EU-27 agricultural ministers were faced with a “totally unacceptable” method of negotiation from the European Parliament during talks on the future of the Common Agricultural Policy (CAP), which lacked democracy, Greece’s agriculture minister Spilios Livanos told EURACTIV.
European tourism has had its worst time in living memory as coronavirus lockdowns, curfews and hotel and restaurant closures have threatened the industry’s livelihood and frustrated travellers eager for a change of scenery.
Cyprus’s government broke the law on countless occasions in granting citizenship to thousands of people in a now discredited passports-for-cash scheme, an official inquiry has found.
Fish stocks in the Black Sea are dwindling and commercial fishing is causing more and more environmental damage, causing concern that has grabbed the attention of NGOs and EU lawmakers. EURACTIV Bulgaria reports.
Google said it would make changes to its global advertising business to ensure it did not abuse its dominance, bowing to antitrust pressure for the first time in a landmark settlement with French authorities.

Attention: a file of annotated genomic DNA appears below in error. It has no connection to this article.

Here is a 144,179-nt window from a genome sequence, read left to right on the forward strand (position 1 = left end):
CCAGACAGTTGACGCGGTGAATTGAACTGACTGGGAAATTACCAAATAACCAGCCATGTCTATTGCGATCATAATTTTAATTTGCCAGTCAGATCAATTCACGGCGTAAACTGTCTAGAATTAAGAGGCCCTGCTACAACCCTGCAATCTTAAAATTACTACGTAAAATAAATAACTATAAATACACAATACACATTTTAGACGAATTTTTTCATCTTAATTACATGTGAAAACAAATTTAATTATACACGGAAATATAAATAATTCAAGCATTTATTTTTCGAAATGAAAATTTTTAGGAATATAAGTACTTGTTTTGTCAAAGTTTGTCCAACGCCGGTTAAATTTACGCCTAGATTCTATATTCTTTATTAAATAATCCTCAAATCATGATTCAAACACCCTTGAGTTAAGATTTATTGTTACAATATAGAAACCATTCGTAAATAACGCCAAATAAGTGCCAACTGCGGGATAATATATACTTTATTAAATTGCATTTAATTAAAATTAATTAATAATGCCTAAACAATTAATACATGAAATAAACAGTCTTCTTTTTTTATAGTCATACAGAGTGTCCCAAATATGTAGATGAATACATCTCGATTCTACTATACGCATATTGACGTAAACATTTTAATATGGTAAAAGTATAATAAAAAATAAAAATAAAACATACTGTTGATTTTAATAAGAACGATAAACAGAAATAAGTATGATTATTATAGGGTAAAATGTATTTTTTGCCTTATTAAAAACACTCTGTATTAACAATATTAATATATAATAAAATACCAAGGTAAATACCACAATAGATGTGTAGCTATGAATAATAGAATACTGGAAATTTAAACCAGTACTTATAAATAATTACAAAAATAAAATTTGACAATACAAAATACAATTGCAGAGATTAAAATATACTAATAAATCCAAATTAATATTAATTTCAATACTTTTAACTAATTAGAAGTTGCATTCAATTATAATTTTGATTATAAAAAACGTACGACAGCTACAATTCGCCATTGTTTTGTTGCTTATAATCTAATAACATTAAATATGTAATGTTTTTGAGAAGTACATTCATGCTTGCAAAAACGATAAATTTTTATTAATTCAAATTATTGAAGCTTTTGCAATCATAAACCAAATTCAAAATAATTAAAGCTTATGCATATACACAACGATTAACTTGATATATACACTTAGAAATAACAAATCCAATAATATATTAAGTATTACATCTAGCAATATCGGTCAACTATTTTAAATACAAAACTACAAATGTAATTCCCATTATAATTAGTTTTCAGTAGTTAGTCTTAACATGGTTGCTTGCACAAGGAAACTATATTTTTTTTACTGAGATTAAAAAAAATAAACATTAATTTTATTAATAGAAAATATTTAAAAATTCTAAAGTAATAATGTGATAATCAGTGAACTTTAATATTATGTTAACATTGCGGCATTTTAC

Hydrogen today represents a tiny fraction of the energy mix but its importance is expected to grow rapidly in the coming years as the European Union aims to create a Europe-wide market for clean hydrogen to drive the decarbonisation of heavy industry. Read more in our special report.
The EU’s recovery fund must be used to support significant investments in Education, Employment and Entrepreneurship, also known as Gen-E, write Salvatore Nigro and Andzelika Rusteikienė.
African governments face more immediately pressing economic needs than zero emissions. But meeting those needs and growing the continent’s economies will depend on their energy systems evolving, argues Lily Odarno.
Look out for…
- European Commission President Ursula von der Leyen participates in the European Parliament plenary dedicated to national recovery and resilience plans.
- Vice-President Frans Timmermans participates in 20th Annual Conference of German Council for Sustainable Development.
- Commissioner Paolo Gentiloni speaks at Euronext ESG Summit Financing the Blue and Green Economy.
Views are the author’s
[Edited by Josie Le Blond]